2020 MLB Draft leaves league’s future in jeopardy

Upcoming draft to occur in June or later and will only include five rounds

With the MLB Draft structure being altered due to COVID-19, the future of minor league baseball has been put in doubt. Players like former 13th rounder Albert Pujols may never get their opportunity to play professional baseball.

Baseball has the most advanced developmental system in all of sports — one major league club with a slew of minor league affiliates designed to gradually produce and build talent. 

With the COVID-19 pandemic still ongoing, the MLB has resorted to making changes to the upcoming MLB Draft. 

This is mostly being done in order to mitigate large financial losses faced by teams because there is no consistent form of revenue as a result of the suspension of the 2020 season. 

Changes with the scouting, selection process and the draft itself could have a major impact on the future of the league. 

This could also be said in conjunction with alterations the NCAA has already made by allowing college baseball programs to expand rosters and allow players to retain a year of eligibility. 

The highly sought after players coming out of college and high school won’t be affected all that much by the changes — it’s the middle-to -late round players who will be impacted most. 

That’s because the league is slashing the numbers of rounds in the draft by nearly 88%. 

In the 2020 draft, which is currently slated for June but may shift to a later date, there will only be five rounds. A typical draft has 40 rounds. 

And there won’t be a full draft in 2021 either as the league plans to limit the selection to only 20 rounds. 

In the past, there have been a laundry list of well-known players who could best be described as late bloomers. 

They were good enough to make it to the pros in the first place, but by were no means high on many draft boards. Through the years of development, they emerged as top-notch talent. 

Some of these names include lights-out players such as Nolan Ryan (Round 12), Albert Pujols (Round 13), Ryne Sandberg (Round 20), John Smoltz (Round 22) and Roy Oswalt (Round 23).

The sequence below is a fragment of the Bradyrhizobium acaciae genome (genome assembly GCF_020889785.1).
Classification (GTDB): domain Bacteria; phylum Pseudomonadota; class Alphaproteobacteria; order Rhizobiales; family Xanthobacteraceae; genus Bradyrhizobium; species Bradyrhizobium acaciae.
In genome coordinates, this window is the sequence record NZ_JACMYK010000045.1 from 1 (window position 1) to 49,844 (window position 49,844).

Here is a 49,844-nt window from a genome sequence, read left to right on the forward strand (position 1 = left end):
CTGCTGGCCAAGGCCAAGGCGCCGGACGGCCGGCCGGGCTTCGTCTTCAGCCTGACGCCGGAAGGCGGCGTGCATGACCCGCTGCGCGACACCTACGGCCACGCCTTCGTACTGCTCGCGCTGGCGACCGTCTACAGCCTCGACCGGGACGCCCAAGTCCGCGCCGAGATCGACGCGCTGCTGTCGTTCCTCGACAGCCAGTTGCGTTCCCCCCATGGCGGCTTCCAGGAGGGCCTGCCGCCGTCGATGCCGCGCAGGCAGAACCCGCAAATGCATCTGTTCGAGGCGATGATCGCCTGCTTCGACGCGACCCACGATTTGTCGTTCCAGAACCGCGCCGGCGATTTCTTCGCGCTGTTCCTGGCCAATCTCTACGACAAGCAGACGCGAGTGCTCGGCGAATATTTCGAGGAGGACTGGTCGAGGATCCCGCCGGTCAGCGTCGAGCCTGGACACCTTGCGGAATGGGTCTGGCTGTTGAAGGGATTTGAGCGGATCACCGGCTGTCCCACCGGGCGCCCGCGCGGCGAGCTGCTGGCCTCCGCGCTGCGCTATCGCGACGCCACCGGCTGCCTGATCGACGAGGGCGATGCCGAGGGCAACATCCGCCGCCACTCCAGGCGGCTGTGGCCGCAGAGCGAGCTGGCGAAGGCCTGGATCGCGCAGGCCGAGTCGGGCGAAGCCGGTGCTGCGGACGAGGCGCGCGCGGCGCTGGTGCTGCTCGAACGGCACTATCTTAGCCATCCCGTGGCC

One top sports agent, Scott Boras, talked about how detrimental this could all be in a press conference with reporters last month: “When you talk about the 350th or 450th best player in the draft, you’re talking about a darn good baseball player. This guy may not be a big leaguer, but he’s a very skilled minor leaguer who can play well and allow a premium major leaguer to develop earlier and to develop competently because they’re playing against a higher level of talent.”

In this year’s draft, scouts and organizations as a whole will only be able to rely on past film, video and other showcase materials because the college baseball season was only a few weeks in before it was cancelled. 

One scout anonymously told the New York Times, “My first thought is that a lot of kids are going to really lose out, and it’s sad for them. They work their whole lives for the chance to get drafted, and finally when it’s their turn, all this happens.”

There have also been ongoing talks surrounding how the structure of the minor league system will work. 

Talks began as early as October 2019 about the MLB proposing the idea to whittle down the number of minor league teams by about a quarter as early as next season. 

The one upside to these changes is that college baseball has the potential to be uber-competitive with players who may have foregone their junior or senior seasons, opting to stay at their respective schools instead because the draft is truncated to fewer rounds. 

There will also be financial ramifications for the players — a player that could have received hundreds of thousands upon signing may now only receive just a small portion of that as a result of the budget concerns. 

In any case, major sport leagues across the country have frantically been attempting to curate solutions to keep their leagues afloat.